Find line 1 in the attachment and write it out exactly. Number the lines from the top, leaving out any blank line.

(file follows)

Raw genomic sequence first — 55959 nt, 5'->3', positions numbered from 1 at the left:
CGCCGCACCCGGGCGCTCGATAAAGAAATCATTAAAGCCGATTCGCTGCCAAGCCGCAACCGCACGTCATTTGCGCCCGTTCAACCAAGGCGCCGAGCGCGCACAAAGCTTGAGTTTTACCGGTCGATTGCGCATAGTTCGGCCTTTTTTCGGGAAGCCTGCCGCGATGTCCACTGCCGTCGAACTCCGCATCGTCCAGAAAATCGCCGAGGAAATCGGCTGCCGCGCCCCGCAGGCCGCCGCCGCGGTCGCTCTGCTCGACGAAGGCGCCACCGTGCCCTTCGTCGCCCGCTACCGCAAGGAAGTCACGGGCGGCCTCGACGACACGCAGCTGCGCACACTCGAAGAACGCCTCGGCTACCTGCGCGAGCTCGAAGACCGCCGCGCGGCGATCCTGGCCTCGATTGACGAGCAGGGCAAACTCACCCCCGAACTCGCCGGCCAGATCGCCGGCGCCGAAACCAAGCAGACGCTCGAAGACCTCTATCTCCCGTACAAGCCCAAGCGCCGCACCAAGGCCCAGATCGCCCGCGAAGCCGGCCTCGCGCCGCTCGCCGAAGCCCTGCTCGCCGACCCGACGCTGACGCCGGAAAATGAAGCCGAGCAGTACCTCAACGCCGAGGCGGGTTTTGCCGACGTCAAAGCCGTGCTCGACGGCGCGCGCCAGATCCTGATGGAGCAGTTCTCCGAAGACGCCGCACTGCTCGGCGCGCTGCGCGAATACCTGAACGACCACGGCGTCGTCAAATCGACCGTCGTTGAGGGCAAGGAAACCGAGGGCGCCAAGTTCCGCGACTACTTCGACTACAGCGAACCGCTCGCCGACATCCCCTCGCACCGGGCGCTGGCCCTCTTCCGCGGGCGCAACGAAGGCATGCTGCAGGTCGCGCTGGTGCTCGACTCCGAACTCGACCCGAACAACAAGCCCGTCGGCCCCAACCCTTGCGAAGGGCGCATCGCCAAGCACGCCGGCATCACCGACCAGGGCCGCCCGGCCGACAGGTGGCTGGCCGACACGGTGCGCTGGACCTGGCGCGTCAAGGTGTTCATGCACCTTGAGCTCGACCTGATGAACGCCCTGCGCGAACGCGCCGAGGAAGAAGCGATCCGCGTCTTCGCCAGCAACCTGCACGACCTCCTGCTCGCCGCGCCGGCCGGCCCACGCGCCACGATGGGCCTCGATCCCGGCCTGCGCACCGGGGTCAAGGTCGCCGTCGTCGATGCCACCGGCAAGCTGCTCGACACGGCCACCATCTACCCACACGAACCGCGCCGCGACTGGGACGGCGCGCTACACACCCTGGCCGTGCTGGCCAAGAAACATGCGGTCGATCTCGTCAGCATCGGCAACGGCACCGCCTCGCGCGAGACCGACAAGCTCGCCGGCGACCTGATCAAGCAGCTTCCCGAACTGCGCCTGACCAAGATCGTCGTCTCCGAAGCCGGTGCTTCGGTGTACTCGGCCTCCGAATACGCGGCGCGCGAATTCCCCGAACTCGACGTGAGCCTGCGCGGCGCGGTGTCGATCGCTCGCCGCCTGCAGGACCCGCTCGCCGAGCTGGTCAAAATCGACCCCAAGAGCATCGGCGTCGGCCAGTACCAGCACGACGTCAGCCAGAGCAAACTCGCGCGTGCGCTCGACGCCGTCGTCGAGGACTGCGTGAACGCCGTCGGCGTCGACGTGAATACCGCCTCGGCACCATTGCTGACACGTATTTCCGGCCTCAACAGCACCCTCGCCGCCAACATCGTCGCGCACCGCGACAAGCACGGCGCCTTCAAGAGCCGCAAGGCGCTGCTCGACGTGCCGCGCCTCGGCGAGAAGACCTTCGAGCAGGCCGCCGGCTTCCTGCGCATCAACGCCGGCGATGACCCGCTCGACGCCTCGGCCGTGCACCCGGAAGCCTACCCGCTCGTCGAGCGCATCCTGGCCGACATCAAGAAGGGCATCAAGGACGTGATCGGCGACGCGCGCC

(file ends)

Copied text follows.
Raw genomic sequence first — 55959 nt, 5'->3', positions numbered from 1 at the left: